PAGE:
[9] Recidivism among sex offenders in Connecticut, State of Connecticut, Office of Policy and Management, Criminal Justice Policy & Planning Division, February 15, 2012; at p. 5.
In 2005, 746 offenders who had served a prison sentence for a least one sex-related offense were released or discharged from prison. Over the next five years:
· 27 (3.6%) of these men were arrested and charged with a new sex crime.
· 20 (2.7%) were convicted for new sex offense, and
· 13 (1.7%) were returned to prison to serve a sentence for a new sex crime.

[10] Jones, L.M., Finkelhor, D., & Halter, S. (2006). Child maltreatment trends in the 1990s: Why does neglect differ from sexual and physical abuse? Child Maltreatment, 11, 107-120.

[11] Duwe estimates one SVP in ten would reoffend in four years. The cost of keeping ten SVPs at MSOP for four years at a per diem of $326, for FY 2013 (, would be calculated at: $326 x 365 x four years x 10 SVPs = $4,759,600.

[12] Sandler, J.C., Freeman, N. J., & Socia, K. M. (2008) DOES A WATCHED POT BOIL? A Time-Series Analysis of New York State’s Sex Offender Registration and Notification Law; Psychology, Public Policy, and Law, 2008, Vol. 14, No. 4, 284–302.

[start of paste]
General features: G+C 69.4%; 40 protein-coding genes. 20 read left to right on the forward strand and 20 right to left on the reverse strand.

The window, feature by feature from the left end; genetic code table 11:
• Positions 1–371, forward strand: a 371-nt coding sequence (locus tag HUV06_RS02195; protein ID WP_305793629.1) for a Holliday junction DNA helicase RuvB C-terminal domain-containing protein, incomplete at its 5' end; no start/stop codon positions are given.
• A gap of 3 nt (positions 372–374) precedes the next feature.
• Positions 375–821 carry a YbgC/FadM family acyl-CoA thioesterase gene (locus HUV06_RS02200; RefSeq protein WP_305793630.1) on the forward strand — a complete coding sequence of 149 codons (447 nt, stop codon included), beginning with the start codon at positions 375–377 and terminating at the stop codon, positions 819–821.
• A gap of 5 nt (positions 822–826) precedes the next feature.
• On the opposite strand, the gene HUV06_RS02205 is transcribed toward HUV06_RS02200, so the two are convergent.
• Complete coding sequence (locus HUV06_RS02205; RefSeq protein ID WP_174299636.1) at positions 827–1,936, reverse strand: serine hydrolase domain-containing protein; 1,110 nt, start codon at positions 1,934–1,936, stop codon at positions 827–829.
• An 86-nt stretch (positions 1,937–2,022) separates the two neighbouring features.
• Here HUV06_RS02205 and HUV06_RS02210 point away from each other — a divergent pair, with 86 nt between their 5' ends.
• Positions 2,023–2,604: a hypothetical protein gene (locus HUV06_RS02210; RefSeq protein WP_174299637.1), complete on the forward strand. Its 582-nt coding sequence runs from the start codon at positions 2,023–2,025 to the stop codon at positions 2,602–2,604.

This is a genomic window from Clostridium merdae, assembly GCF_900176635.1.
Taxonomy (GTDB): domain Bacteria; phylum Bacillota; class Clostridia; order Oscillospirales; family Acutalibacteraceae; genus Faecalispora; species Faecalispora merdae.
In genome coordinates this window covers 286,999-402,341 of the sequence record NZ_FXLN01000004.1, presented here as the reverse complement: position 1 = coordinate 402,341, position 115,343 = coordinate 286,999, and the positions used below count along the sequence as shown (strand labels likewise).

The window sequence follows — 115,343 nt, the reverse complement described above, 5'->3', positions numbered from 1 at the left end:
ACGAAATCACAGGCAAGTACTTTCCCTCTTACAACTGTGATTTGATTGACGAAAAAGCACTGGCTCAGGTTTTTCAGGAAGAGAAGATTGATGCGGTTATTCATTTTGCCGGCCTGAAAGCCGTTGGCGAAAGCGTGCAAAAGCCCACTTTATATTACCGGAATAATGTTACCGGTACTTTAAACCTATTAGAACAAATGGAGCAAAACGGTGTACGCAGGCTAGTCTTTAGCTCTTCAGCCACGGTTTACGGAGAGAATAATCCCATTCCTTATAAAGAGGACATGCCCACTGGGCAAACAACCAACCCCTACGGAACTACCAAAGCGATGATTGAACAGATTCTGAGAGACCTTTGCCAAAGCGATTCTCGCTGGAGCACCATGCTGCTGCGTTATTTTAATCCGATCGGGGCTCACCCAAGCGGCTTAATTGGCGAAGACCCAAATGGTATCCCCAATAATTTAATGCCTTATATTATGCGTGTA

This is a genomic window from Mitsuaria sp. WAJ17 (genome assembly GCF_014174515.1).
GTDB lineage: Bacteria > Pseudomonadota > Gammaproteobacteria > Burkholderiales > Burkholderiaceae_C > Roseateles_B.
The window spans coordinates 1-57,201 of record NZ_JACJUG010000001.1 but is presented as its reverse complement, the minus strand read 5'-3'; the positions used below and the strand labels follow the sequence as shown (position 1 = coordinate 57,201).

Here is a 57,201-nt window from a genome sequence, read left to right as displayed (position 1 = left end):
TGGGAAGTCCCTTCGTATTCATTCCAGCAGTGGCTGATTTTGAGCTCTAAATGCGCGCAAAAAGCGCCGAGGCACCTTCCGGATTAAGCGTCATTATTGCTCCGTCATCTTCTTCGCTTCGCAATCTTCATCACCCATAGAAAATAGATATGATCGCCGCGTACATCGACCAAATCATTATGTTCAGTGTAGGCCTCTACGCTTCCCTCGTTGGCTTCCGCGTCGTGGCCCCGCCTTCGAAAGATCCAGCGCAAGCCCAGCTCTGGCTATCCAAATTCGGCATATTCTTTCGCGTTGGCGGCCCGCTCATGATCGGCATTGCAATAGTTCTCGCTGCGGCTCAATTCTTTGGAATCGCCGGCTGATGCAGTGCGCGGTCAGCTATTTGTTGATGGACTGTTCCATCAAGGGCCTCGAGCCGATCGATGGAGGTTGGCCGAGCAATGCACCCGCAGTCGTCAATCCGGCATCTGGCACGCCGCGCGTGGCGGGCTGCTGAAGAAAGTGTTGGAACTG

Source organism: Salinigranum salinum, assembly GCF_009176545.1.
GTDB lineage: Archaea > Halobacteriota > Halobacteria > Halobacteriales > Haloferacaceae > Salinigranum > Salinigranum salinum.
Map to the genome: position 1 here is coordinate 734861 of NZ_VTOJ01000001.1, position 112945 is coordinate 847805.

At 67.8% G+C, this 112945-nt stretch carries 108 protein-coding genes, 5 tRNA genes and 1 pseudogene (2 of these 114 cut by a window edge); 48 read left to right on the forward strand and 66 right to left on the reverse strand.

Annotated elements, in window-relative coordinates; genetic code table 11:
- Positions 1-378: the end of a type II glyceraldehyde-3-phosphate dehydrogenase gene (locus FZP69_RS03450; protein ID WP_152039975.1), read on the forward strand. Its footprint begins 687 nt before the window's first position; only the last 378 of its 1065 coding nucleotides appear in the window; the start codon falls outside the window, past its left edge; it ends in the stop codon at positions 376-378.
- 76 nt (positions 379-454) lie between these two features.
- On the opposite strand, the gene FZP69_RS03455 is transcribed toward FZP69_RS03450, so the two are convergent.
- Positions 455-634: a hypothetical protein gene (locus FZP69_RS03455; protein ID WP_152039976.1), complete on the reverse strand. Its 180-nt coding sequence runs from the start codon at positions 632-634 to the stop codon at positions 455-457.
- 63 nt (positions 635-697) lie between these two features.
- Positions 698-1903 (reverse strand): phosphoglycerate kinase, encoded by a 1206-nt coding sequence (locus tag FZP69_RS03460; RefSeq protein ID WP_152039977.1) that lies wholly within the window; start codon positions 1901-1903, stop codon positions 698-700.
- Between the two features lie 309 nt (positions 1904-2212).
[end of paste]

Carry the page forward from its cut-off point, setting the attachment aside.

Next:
[13] At least 24 guys have died at MSOP (SOCCNP, 2012), furthering clients’ perception of endless therapeutic goals that don’t credibly lead to release.

Thursday, October 3, 2013

A guest post by Dr. Kieran McCartan

The Punitive-Social Action Paradox

Kieran McCartan, Ph.D.

It is an interesting time in the world of sexual offender policy and practice internationally, with what seems to be something of a paradoxical turn. Governments are becoming more conservative in how they respond to sexual offending (with increased and more punitive sentences) while simultaneously investing in viable community engagement/partnerships in an attempt to solve issues around sexual offender reintegration. This is interesting because it raises the questions of why this has happened and what the future is for sexual offender management, post-austerity? Is this truly an informed government response based on what different “publics” want (e.g., more punitive sanctions, greater public protection, and increased devolvement of criminal justice responses so that they can feel engaged as well as represented), a complex response to austerity, or too many political voices talking at the same time in the run up to election?

If we look at the UK as a case in point, there has been a series of changes in the structure, function, and role of the criminal justice system in dealing with offenders. This has come as a result of government policies (Conservative - Liberal Democratic coalition), heightened and ongoing media discourses (resulting from the Wales care home scandal, increased reporting of historical crimes,  Operation Yewtree focusing on celebrity sexual abuse cases, and a refocus on online sexual abuse and child sexual abuse imagery), and austerity cuts. The outcome has been two interrelated but separate responses, creating a paradox (of sorts):